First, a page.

The trail dipped then rose sharply again to West Peak. Again, there were no views, but the forest was pleasant enough and I had earned another short downhill. Hay Mountain was next, and I made quick work of the low summit with some good ol’ rock n roll jamming in my ears, helping me ignore my fatigue and dehydration. Finally, there was just one more climb up Whitecap itself. It was the longest, but knowing that it was also the last took the edge off of my urgency. My legs would do what they do, and any extra oompf from my brain wasn’t going to save me any significant time. Furthermore, I absolutely appreciated the gravity of the moment. Whitecap was the penultimate climb of the AT. When I reached the top, not only would I get my first view of Katahdin, but there would be almost nothing left except for Katahdin. My anticipation built with every step as the trees thinned near the top. I turned off my music so that I could experience the evening with all of my senses.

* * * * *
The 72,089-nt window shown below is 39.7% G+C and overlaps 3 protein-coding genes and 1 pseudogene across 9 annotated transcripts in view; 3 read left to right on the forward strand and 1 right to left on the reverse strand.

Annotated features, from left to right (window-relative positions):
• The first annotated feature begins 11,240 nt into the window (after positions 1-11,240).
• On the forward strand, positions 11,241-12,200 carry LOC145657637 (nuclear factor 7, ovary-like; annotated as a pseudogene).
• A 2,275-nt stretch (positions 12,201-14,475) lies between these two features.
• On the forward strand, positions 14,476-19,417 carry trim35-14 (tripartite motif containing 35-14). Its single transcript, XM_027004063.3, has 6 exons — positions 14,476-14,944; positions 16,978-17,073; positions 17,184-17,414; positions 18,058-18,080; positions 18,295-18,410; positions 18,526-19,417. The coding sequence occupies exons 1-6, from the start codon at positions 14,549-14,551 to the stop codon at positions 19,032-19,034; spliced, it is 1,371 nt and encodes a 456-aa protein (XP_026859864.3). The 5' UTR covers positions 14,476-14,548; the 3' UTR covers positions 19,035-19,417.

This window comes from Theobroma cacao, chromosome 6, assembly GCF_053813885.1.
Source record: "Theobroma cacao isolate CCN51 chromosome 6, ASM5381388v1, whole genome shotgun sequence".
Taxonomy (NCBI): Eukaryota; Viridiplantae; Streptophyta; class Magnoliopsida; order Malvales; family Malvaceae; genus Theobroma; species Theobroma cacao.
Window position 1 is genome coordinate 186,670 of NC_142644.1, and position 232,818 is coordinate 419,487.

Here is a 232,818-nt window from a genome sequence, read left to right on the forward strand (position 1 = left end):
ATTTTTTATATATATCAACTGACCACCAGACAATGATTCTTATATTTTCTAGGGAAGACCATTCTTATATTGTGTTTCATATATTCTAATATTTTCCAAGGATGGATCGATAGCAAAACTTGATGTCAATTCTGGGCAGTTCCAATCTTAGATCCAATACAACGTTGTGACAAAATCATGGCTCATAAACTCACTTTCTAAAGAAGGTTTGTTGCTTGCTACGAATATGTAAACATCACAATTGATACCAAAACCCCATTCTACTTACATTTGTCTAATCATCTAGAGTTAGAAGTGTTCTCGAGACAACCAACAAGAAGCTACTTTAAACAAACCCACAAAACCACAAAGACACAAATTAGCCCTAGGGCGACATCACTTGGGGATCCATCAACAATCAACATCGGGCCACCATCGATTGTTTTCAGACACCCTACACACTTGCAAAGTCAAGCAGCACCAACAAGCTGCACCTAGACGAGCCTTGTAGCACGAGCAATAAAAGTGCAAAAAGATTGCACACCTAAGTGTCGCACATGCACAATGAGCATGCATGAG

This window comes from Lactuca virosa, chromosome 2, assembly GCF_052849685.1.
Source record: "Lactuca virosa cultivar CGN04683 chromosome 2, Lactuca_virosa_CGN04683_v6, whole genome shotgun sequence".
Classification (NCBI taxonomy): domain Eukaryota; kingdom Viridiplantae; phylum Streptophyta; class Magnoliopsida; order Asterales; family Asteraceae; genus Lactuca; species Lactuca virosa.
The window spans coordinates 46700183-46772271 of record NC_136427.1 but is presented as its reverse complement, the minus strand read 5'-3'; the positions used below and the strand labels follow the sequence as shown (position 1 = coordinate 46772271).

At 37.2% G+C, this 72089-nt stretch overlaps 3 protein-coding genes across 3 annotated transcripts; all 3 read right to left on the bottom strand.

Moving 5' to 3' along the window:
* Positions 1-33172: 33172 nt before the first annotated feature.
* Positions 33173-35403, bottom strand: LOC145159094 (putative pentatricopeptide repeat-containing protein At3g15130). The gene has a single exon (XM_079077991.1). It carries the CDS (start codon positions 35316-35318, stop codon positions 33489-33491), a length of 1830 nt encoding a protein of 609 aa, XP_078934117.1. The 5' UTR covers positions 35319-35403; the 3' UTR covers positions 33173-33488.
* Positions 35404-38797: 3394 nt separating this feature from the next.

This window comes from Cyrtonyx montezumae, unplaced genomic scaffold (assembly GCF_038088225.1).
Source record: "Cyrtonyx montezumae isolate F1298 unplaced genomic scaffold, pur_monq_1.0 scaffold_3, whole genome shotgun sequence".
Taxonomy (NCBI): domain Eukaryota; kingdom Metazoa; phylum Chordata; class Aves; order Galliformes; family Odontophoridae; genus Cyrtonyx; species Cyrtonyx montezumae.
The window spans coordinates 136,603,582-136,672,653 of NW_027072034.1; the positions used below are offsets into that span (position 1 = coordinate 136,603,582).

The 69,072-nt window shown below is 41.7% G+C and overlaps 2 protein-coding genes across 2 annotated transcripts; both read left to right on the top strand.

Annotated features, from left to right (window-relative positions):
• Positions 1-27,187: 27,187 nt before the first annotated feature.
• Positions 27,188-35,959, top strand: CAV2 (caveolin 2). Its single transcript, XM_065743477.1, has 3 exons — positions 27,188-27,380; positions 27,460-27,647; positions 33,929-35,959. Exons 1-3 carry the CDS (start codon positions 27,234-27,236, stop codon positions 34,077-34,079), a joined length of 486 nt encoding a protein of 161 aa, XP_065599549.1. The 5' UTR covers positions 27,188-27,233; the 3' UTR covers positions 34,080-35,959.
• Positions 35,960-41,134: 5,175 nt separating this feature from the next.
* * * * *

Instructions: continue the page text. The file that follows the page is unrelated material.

The view from the summit talus field was grand indeed, and I spied the Bigellows in the far distance, but the one I wanted was just a little further, on the north side of the mountain. Katahdin lurched into view with a lunging step onto a boulder. It was huge, and way closer than I expected it to be. I found a different, more comfortable boulder to sit on. I ate a bar, finished off my water, and pondered. Even at a distance the mountain humbled. The vertical rise was no joke, and the hulking mass of the wide ridge left no doubt in my mind that it was a mountain to be respected. It looked the part, and my expectations had not done it justice. They could not have.
A mile later, I pitched my tent within sight of the next shelter. I was alone, but the potential for mosquito visitors prodded me to erect my mesh walls. I was bushed after the long day, but satisfied with the effort and the payoff. The Chairbacks, the Whitecaps, and even Gulf Hagas were a wicked brew of effort and beauty. Maine at its grandest, some might say. But it was Katahdin on my mind as I spooned couscous. How could it not be? Not only was it huger than my lofty expectations that had been built on a pile of anticipation, but it was all that was left. Just a couple days and one big mountain. That’s all.